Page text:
Hurricane Julia put on a remarkable and unexpected burst of intensification this morning to become the season's fourth Category 4 storm. Julia's 135 mph winds make it the strongest hurricane on record so far east; the previous record was held by the eighth storm of 1926 which was only a 120 mph Category 3 hurricane at Julia's current longitude. Julia's intensification was a surprise, since SSTs in the region are about 27.5°C, which is just 1°C above the threshold needed to sustain a Category 1 hurricane. Julia is headed northwest, out to sea, and it is unlikely that this storm will trouble any land areas. SSTs will steadily cool to 26.5°C today, and further intensification today is unlikely. Shear will be moderate, 10 - 20 knots, over Julia during the next two days, then rise sharply to 30 knots 3 - 5 days from now, as Julia moves within 1000 miles of Igor and begins to experience strong northwesterly winds from her big brother's upper level outflow. This should substantially weaken Julia.

Elsewhere in the tropics
The GFS and ECMWF models develop a new tropical depression a few hundred miles off the coast of Africa 3 - 6 days from now. The GFS also develops a tropical depression in the eastern Caribbean 6 - 7 days from now.

Portlight's 2-year anniversary
On September 14, 2008, the devastation wrought by Hurricane Ike on Texas and Louisiana moved members of the wunderground community to put into action their own impromptu relief effort. From this humble beginning has grown a disaster-relief charity I have been proud to support--Portlight.org. We've been blessed this hurricane season with relatively few landfalling storms, so Portlight's new disaster relief trailer (Figure 4), financed with a $21,500 grant from the Christopher and Dana Reeve Foundation, has yet to be deployed. With five weeks of peak hurricane season still to come, the new trailer may yet get a call to action. The mobile kitchen in the trailer will be able to feed several hundred people per day, and the trailer is equipped with portable ramps to help with shelter accessibility, as well as durable medical equipment to facilitate mobility and independence for survivors. The trailer is mobile, and Portlight is willing to load it up and fly it to Bermuda, if Igor ends up making a mess there!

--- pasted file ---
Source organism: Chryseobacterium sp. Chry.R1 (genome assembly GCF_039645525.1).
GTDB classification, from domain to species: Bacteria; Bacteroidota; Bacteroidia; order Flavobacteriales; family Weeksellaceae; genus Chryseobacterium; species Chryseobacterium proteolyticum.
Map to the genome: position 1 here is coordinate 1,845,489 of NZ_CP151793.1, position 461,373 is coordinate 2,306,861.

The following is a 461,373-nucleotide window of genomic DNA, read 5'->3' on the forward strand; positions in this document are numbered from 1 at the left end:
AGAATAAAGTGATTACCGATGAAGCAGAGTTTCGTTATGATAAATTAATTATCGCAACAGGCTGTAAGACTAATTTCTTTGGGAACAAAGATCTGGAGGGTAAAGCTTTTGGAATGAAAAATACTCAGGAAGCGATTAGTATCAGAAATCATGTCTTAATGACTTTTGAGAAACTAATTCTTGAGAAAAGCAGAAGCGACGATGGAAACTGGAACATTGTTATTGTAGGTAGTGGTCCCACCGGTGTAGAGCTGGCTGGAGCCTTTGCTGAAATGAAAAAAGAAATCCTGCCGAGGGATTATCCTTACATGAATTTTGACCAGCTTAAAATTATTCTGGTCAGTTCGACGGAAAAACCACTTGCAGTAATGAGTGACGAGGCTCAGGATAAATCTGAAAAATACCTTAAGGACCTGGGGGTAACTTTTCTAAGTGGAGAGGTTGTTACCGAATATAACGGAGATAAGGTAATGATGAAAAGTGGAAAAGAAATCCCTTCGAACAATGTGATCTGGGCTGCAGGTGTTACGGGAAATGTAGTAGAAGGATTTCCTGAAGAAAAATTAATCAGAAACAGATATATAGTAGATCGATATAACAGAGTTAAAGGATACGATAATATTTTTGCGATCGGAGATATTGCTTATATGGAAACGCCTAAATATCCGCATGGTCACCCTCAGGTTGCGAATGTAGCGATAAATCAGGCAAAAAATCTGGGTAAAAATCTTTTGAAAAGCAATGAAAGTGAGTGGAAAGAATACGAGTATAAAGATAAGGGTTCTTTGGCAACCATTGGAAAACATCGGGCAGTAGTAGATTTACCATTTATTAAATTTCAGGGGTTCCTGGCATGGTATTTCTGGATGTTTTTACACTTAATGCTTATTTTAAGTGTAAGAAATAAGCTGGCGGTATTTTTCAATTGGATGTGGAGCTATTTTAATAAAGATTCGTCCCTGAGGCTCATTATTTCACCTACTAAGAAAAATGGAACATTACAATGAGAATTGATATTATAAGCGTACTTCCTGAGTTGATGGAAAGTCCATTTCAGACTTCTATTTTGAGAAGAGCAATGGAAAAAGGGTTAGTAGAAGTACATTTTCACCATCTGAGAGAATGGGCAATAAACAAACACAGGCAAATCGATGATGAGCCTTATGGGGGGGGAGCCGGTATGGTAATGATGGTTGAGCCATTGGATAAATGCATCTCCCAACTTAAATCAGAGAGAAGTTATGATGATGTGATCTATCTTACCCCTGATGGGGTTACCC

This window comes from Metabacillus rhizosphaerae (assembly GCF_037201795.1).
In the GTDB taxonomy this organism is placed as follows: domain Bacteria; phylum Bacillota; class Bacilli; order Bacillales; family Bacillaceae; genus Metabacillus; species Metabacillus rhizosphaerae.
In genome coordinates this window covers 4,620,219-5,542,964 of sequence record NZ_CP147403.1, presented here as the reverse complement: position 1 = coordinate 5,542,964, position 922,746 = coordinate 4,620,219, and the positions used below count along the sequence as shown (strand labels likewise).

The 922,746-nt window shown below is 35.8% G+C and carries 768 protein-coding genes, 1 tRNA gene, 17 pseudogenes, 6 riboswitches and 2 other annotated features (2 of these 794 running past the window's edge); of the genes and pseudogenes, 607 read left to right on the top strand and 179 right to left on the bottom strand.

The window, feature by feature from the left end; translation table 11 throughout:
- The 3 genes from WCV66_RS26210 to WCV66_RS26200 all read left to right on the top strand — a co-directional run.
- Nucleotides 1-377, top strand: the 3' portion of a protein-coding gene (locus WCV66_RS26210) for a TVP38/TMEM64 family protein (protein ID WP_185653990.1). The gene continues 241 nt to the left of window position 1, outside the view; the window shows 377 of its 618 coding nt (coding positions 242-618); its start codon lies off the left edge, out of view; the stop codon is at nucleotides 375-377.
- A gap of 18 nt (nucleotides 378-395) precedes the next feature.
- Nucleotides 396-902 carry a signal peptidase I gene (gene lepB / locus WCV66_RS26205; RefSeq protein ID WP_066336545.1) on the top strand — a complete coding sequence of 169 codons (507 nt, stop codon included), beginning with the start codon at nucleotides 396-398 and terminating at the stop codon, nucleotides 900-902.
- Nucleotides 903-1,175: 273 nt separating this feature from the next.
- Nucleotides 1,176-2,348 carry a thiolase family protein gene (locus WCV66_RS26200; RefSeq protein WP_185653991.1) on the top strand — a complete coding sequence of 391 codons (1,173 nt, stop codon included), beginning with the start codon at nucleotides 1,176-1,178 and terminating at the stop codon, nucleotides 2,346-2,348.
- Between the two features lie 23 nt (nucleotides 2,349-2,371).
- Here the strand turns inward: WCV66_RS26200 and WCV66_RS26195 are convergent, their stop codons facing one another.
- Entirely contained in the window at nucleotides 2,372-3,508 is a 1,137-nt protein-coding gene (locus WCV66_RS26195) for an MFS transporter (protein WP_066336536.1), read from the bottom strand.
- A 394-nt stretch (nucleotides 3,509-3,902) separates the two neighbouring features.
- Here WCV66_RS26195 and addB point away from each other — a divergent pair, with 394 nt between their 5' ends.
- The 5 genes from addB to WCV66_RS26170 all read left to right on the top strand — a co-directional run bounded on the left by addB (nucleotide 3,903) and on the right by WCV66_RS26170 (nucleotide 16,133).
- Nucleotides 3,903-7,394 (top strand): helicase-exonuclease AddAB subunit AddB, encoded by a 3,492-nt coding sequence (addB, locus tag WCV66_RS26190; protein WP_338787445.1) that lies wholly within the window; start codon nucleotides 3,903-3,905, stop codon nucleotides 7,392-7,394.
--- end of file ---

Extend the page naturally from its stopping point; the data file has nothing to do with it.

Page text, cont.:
The lack of landfalling storms has allowed Portlight to continue to concentrate their efforts on Haiti, where their assistance has been a tremendous boost for those most in need, the disabled. Portlight is working on constructing steel shelters out of shipping containers for homeless Haitians, as detailed in the Haitian Relief Recap blog post. Please visit the Portlight.org web site or the Portlight blog to learn more and donate. A few other items of note:

Portlight has been able to facilitate providing assistance to people with disabilities in Pakistan, where the worst natural disaster in their history has left 4 million homeless. While not directly involved in delivering relief, Portlight has been able to connect local Disabled People's Organizations with important sources of food, water, filtration systems, and medical equipment.

ABC News4 in Charleston broadcast a story about the Portlight relief trailer, and Portlight has also been featured on the Pacifica Radio Network.

Portlight launched a quarterly newsletter, The Portlight View, which can be seen on the newly redesigned website.


Figure 4. The new Portlight disaster relief trailer, funded by their $21,500 grant from the Christopher and Dana Reeve foundation.

I'll have an update Thursday morning.

Jeff Masters

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Quoting CaicosRetiredSailor:




evening Surfmom...

EEEgor. Beeeeegor
Wow, Igor's pretty close to the Lesser Antilles, how are the waves like there?
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Quoting pottery:

In any event, the last Wave Height forecast I saw (on here earlier) called for 30' waves to be in the open waters around Bermuda.
A 30' wave will peak at about 40-45' when it gets into shallow waters along the shore....
And they going to be travelling REAL fast...
Almost sounds similar to what a tsunami does.
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Quoting Levi32:
Save this if you like this stuff as I do. This is a classic example of an Eye Wall Replacement Cycle in its final stage.

This pass is only an hour old too.



Looks like Igor's going to be building a pretty large eye.